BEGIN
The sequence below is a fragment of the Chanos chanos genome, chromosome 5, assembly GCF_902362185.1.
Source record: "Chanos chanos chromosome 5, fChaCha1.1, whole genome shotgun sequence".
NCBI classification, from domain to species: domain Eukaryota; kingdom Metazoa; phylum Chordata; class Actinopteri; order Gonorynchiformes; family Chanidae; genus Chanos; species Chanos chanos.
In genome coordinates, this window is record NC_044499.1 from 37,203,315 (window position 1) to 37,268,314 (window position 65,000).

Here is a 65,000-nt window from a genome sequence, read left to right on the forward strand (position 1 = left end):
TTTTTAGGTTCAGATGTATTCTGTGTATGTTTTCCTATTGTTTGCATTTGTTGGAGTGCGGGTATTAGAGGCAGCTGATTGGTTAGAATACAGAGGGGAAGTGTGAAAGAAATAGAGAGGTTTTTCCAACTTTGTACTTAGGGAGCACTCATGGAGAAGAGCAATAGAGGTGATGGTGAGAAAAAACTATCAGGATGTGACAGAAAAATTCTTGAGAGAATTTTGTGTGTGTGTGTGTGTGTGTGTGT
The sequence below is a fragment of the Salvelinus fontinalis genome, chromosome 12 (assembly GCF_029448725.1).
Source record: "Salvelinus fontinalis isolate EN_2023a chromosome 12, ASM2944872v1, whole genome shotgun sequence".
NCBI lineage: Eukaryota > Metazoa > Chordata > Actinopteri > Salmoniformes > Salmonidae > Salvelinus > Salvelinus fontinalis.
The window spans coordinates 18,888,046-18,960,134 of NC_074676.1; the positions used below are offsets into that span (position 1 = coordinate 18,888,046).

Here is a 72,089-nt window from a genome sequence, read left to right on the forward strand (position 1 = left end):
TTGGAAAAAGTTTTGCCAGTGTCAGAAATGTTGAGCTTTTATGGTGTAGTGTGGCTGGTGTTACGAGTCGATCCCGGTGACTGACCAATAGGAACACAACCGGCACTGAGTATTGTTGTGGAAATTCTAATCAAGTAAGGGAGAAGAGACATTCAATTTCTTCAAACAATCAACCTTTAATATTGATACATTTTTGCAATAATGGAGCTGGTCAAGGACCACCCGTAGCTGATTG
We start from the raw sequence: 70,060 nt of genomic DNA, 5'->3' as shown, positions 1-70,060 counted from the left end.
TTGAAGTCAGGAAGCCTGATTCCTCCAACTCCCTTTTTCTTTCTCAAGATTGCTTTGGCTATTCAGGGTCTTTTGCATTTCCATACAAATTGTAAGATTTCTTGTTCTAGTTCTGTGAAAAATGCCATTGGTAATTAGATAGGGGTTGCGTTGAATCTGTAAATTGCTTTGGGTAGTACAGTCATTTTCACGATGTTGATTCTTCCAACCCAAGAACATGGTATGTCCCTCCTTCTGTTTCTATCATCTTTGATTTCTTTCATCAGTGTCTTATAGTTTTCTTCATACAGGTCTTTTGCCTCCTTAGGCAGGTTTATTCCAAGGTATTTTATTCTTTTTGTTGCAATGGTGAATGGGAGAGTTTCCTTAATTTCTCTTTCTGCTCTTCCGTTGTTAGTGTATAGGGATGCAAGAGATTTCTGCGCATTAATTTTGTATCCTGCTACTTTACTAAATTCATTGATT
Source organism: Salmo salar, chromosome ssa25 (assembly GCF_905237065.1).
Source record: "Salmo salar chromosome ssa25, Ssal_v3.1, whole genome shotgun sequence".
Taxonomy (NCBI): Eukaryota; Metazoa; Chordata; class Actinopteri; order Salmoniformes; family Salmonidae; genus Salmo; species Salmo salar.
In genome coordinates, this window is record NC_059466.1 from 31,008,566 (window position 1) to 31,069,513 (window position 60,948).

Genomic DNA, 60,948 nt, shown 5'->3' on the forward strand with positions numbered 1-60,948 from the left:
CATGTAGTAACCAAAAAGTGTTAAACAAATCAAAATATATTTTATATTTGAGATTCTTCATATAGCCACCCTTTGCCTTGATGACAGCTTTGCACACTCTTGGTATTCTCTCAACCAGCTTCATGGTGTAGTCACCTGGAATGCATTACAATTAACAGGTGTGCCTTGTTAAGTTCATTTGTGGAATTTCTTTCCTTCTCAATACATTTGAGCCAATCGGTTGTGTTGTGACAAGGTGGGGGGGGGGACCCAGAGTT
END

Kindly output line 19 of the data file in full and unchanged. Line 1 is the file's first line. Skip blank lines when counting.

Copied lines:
Genomic DNA, 60,948 nt, shown 5'->3' on the forward strand with positions numbered 1-60,948 from the left: